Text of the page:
Kid-friendly packages change periodically and can include things like tickets to the New England Aquarium and the Children's Museum.
No kids' menu, but Cafe Fleuri has some kid-friendly options, plus serves a Saturday Chocolate Bar, featuring an all-you-can-eat buffet of desserts, offers a special rate for children five to 12
Free cribs; rollaways are charged per night
Concierge can arrange babysitting services upon request.
Pets under 50 pounds are allowed at the Langham for a fairly standard one-time fee and can be left alone in rooms, barring notable disturbances. No other special amenities are offered, but dog-walking can be arranged via the concierge.
BOND, the upscale lunch and dinner spot, is a visually impressive space that transforms into one of the area's few lively nightspots after dark (and according to one local, caters to older professional women and the young men who love them). Designed by Jeffery Beers (the man behind the interiors of the Asian fusion restaurant Ono inside New York's Gansevoort Hotel), the restaurant makes the most of its bank history. Beautiful mirrored ceilings and chandeliers, original molding and thick stone walls fit for a bank vault mix with modern flourishes like huge abstract renderings of 10-, 20-, and 100-dollar bills. Food is a solid amalgam of Bostonian, Asian, and Mediterranean dishes that run the gamut from the requisite clam chowder to yellowfin tuna tataki salad.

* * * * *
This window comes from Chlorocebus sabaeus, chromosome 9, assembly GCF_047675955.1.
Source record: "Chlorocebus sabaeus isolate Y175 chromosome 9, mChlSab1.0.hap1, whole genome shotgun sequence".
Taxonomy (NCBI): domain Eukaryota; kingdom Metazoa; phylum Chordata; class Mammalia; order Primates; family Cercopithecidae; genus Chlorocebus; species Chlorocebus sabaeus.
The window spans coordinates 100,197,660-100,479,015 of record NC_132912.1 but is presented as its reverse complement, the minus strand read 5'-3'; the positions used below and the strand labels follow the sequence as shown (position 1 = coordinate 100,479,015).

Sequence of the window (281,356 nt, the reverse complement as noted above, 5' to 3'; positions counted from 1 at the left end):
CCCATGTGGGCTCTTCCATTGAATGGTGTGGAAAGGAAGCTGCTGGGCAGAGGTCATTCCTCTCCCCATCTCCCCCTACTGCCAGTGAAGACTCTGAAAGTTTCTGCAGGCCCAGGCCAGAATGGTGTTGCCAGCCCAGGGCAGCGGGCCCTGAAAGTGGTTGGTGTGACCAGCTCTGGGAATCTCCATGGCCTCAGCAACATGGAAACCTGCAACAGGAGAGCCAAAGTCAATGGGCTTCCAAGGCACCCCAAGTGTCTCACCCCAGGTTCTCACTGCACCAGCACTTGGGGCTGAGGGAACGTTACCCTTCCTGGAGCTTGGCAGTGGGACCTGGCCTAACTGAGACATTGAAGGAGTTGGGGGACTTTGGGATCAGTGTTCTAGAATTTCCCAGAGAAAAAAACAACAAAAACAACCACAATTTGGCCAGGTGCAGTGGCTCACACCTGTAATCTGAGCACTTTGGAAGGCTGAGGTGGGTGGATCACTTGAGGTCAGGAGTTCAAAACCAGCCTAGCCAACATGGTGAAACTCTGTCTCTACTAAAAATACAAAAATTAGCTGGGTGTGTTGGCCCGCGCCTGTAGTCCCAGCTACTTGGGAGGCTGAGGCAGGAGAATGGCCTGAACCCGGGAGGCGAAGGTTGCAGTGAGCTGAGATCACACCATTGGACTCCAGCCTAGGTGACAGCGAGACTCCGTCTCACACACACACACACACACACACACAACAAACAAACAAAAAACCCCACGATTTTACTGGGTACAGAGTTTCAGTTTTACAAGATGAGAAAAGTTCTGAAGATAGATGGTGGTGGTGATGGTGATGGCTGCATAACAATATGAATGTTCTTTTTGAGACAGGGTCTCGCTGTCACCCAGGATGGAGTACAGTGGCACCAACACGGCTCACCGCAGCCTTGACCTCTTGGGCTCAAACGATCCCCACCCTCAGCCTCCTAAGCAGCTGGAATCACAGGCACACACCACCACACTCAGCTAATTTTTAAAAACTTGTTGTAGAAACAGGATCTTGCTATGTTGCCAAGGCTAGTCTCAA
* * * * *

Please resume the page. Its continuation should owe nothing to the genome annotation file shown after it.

BOND serves an eclectic mix of Bostonian, Asian, and Mediterranean dishes, for lunch and dinner; turns into lively nightspot after dark.
Cafe Fleuri serves breakfast and lunch Monday to Friday; a weekend breakfast buffet is served, and a la carte breakfast is available as well; on Sundays, brunch is served.
Infamous Saturday Chocolate Bar (see Family section), is served at Cafe Fleuri
"Metropolitan Tea" is served in BOND daily; Tea service with scones and Devonshire cream, lobster salad, salmon with blinis and caviar, Boston Cream Pie and more is available for a flat fee
The Reserve, a European-style champagne lounge features a New American and European-influenced menu, along with a wide selection of champagne. The Reserve also serves a continental breakfast in the morning and a traditional afternoon tea.
24-hour room service